Baseline study for the harvest of endemic frogs in the Bakossi National Park and Mount Kupe forest in Cameroon

Project Focus: Biodiversity conservation

Estimated cost: 75.000 Euros



The Bakossi National Park and Kupe region known simply as Kupe-Bakossi forest region is endemic to several animal and plant species. Kupe-Bakossi is geographically a highly diverse region, with two extinct volcanoes – Muanenguba and Edib – river valleys, grassland and some of the wettest forests in Africa. This diversity is one of the reasons the area is renowned for its rich biodiversity endowment. Distinctive features include ‘inselbergs’ – uplifted areas of rock rising above the ground like islands in the forest. In a recent assessment, more than 200 of the region’s plants are considered at risk of extinction, according to the Red List of threatened species maintained by IUCN, the World Conservation Union.  Human activities on the regions’ fringes could constrain the future of frogs that share this ecology with plants. There is creeping urbanization to the east and south of the area, while huge banana and rubber plantation  investment projects, if realized, could lead to erosion problems and possibly pollution, with chemical farm inputs being picked up by the wind and rained over this pristine environment.


Frogs have long been a major delicacy for the forest dueling people of Kupe-Bakossi region, but no documentary evidence exists of the consumption pattern. Frogs are a very rich source of protein and they make a good supplement to the local diet which is composed mainly of starchy foods. A study of the seasonal pattern of consumption and trade in frogs will set the basis for sustainable production and conservation of their ecosystem.

Problem statement:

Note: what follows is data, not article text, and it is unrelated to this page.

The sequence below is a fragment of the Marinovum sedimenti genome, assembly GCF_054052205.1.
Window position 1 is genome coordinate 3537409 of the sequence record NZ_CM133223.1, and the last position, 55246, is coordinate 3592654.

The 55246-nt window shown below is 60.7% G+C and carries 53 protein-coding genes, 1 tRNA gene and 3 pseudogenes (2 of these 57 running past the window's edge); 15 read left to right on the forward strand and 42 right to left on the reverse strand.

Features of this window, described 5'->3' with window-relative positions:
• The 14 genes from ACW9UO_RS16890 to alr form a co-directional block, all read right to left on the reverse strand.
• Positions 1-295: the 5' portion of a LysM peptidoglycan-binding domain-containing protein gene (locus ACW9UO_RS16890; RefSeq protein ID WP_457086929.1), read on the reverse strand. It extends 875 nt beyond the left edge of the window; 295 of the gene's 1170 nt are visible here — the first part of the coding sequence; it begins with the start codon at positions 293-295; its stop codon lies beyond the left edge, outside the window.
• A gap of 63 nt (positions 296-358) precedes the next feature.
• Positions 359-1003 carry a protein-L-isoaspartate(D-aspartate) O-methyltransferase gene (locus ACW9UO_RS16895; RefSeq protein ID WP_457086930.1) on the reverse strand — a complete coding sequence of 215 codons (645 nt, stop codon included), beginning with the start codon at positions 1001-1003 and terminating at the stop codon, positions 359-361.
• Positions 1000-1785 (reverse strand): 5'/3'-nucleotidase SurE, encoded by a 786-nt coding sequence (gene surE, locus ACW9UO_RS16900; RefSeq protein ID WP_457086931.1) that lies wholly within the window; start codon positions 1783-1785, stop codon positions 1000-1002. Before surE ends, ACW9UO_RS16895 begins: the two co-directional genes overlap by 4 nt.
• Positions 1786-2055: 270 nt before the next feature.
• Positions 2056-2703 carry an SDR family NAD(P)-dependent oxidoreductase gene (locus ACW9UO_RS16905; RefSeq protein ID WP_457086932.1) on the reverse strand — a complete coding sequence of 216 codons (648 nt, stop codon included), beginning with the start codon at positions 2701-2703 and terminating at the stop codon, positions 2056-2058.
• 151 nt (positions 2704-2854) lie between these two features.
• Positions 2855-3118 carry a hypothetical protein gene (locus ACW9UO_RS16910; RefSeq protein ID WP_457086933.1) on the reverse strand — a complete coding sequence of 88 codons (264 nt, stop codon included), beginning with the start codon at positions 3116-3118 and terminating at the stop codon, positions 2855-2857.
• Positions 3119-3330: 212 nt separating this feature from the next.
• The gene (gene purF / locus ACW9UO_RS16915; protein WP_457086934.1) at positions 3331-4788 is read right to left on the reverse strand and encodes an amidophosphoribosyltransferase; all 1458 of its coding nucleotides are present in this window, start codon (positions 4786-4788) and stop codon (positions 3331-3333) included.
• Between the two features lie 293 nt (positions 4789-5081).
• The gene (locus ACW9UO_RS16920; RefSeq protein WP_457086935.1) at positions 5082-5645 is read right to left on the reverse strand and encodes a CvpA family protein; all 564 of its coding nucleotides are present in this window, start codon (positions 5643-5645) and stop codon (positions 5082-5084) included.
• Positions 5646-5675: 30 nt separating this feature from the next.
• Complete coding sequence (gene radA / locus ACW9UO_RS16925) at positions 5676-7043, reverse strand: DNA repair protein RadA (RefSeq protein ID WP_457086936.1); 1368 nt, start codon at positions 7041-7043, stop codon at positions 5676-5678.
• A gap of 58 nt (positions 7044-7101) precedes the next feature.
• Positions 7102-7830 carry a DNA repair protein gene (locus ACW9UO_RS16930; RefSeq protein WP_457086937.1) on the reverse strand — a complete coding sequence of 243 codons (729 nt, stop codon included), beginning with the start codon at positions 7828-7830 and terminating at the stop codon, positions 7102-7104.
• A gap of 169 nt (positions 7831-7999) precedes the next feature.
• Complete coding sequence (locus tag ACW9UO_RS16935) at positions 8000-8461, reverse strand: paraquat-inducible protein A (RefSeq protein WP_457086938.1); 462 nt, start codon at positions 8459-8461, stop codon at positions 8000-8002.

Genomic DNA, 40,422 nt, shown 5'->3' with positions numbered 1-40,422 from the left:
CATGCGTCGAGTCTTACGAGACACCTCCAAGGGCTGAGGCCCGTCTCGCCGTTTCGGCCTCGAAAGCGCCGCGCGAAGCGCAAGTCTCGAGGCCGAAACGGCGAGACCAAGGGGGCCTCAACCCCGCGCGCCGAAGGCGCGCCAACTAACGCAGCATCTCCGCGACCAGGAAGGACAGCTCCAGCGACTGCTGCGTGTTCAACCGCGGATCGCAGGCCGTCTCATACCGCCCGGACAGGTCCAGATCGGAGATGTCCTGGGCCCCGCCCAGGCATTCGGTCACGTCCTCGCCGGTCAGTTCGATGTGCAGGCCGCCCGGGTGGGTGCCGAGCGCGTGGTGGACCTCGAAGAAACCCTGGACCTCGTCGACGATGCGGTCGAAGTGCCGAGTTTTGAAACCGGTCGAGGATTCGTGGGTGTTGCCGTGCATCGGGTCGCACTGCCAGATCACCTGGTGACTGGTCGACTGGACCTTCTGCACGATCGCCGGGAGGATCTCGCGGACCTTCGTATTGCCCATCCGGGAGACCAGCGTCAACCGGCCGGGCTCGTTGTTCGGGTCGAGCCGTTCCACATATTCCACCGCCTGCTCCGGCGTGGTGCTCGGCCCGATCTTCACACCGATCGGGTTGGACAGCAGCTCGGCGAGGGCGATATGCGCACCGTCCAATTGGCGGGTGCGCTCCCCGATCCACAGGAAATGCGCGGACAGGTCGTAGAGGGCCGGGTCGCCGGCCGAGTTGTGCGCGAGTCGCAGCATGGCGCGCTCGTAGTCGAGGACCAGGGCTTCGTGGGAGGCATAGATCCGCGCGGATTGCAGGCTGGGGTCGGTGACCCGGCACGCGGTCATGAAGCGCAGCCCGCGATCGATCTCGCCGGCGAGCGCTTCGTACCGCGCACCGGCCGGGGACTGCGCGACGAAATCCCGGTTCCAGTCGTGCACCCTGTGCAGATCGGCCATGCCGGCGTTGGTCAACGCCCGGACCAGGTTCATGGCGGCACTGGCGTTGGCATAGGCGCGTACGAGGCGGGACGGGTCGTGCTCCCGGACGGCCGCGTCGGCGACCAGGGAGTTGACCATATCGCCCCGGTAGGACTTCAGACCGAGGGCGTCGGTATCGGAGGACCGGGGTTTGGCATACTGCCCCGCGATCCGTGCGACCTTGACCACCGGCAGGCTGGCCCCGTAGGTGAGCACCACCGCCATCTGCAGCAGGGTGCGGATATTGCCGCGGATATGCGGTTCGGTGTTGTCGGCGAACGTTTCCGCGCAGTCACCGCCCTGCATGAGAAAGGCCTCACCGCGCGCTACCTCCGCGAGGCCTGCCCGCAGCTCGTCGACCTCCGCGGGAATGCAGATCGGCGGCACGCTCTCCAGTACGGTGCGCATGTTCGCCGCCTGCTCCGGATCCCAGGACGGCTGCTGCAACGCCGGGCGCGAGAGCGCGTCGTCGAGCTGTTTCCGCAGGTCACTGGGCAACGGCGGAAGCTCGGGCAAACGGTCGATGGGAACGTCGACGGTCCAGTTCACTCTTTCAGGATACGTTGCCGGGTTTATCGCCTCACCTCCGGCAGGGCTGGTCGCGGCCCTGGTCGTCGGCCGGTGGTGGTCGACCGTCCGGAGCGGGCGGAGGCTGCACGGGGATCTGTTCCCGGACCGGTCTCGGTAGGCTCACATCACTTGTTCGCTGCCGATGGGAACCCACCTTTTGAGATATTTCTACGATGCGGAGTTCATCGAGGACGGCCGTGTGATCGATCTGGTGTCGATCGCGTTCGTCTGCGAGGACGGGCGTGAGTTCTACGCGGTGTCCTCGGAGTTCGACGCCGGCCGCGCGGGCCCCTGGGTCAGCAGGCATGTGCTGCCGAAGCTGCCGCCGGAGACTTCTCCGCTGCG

The harvesting of endemic edible frogs from the Kupe-Bakossi forests for domestic  and international food trade is poorly understood, although there is evidence for a high demand. About 25% of Kupe-Bakossi amphibians were considered threatened with extinction, with deforestation as the main cause.

The endemic amphibian species are known to be regularly collected for the domestic food market and all require forest vegetation and riparian microhabitats to survive. Although these species have a wide distribution they are certainly declining as the native forest recedes in the face of expanding agriculture.

The extent to which the collection of edible frogs is exacerbating declines associated with forest fragmentation and degradation is unknown, but there is some concern that local harvests may be unsustainable. There is very little known about the ecology of Kupe-bakossi large edible amphibian species.

Similarly, there are few data on the geographical extent of the commercial collection or the impact it has on edible amphibian populations and peoples’ livelihoods. Indeed, this reflects a global pattern whereby more data are available on the international trade in amphibians (for food and pets) than for domestic food markets. The income to some rural people in the Kupe-Bakossi region from amphibian collection could be important, but there are no data available on the magnitude of the harvest. In this study we will report on five months monitoring of the trade in edible frogs in two towns each in the Kupe and Bakossi regions respectively, which will be undertaken as a pilot study to develop a longer-term project to track the exploitation of edible frogs.


-          Identify edible species

-          Identify harvesting sites and periods

-          Identify market channels

-          Establish a pilot frog production project that will serve as a basis for replication in the region.

-          Establish monitoring system for sustainable harvesting